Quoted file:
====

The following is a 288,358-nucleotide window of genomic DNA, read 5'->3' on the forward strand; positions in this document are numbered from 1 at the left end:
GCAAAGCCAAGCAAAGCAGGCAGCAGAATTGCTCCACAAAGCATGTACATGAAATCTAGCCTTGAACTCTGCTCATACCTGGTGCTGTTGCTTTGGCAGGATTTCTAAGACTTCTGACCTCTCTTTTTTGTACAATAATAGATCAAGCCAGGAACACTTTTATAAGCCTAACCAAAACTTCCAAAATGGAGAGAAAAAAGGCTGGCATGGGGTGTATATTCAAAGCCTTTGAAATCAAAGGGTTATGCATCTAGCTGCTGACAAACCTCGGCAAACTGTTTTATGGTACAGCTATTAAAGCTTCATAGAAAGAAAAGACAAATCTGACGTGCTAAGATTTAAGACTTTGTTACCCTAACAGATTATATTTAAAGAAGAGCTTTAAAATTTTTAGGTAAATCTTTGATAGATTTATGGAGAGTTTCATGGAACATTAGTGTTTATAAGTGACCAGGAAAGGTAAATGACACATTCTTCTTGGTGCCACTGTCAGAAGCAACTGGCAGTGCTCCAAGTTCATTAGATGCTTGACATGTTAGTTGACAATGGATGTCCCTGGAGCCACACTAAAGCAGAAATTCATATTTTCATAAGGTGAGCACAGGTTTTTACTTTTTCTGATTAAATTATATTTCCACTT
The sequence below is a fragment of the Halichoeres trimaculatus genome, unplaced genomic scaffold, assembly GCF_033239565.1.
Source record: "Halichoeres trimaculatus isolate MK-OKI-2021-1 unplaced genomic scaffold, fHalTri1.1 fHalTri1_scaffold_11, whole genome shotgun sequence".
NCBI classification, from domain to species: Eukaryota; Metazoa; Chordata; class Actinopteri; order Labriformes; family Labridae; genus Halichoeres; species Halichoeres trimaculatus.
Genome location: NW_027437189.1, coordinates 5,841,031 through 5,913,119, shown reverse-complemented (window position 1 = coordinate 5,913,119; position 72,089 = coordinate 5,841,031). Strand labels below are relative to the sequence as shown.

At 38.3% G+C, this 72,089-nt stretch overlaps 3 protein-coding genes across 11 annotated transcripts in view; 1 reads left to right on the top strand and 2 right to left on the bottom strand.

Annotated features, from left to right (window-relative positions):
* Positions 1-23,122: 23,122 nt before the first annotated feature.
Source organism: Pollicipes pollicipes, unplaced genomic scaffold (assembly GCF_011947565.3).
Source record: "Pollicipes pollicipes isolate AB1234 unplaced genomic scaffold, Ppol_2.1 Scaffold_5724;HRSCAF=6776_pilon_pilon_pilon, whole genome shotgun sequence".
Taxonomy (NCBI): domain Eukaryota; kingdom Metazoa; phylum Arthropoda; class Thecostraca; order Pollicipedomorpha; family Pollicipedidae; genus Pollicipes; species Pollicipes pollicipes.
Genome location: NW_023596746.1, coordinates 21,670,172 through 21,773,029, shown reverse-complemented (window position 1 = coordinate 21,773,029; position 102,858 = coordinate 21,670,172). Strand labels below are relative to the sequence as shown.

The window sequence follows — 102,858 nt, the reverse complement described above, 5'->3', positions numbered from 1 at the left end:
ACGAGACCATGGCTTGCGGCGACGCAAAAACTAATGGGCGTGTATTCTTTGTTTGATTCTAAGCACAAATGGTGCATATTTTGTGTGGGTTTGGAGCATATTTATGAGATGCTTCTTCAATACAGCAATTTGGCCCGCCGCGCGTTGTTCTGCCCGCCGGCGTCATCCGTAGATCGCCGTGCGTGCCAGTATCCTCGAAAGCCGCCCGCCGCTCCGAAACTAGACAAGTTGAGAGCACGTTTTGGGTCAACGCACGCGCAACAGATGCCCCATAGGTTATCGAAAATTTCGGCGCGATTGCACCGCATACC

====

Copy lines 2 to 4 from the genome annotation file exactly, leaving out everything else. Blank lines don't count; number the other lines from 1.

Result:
GCAAAGCCAAGCAAAGCAGGCAGCAGAATTGCTCCACAAAGCATGTACATGAAATCTAGCCTTGAACTCTGCTCATACCTGGTGCTGTTGCTTTGGCAGGATTTCTAAGACTTCTGACCTCTCTTTTTTGTACAATAATAGATCAAGCCAGGAACACTTTTATAAGCCTAACCAAAACTTCCAAAATGGAGAGAAAAAAGGCTGGCATGGGGTGTATATTCAAAGCCTTTGAAATCAAAGGGTTATGCATCTAGCTGCTGACAAACCTCGGCAAACTGTTTTATGGTACAGCTATTAAAGCTTCATAGAAAGAAAAGACAAATCTGACGTGCTAAGATTTAAGACTTTGTTACCCTAACAGATTATATTTAAAGAAGAGCTTTAAAATTTTTAGGTAAATCTTTGATAGATTTATGGAGAGTTTCATGGAACATTAGTGTTTATAAGTGACCAGGAAAGGTAAATGACACATTCTTCTTGGTGCCACTGTCAGAAGCAACTGGCAGTGCTCCAAGTTCATTAGATGCTTGACATGTTAGTTGACAATGGATGTCCCTGGAGCCACACTAAAGCAGAAATTCATATTTTCATAAGGTGAGCACAGGTTTTTACTTTTTCTGATTAAATTATATTTCCACTT
The sequence below is a fragment of the Halichoeres trimaculatus genome, unplaced genomic scaffold, assembly GCF_033239565.1.
Source record: "Halichoeres trimaculatus isolate MK-OKI-2021-1 unplaced genomic scaffold, fHalTri1.1 fHalTri1_scaffold_11, whole genome shotgun sequence".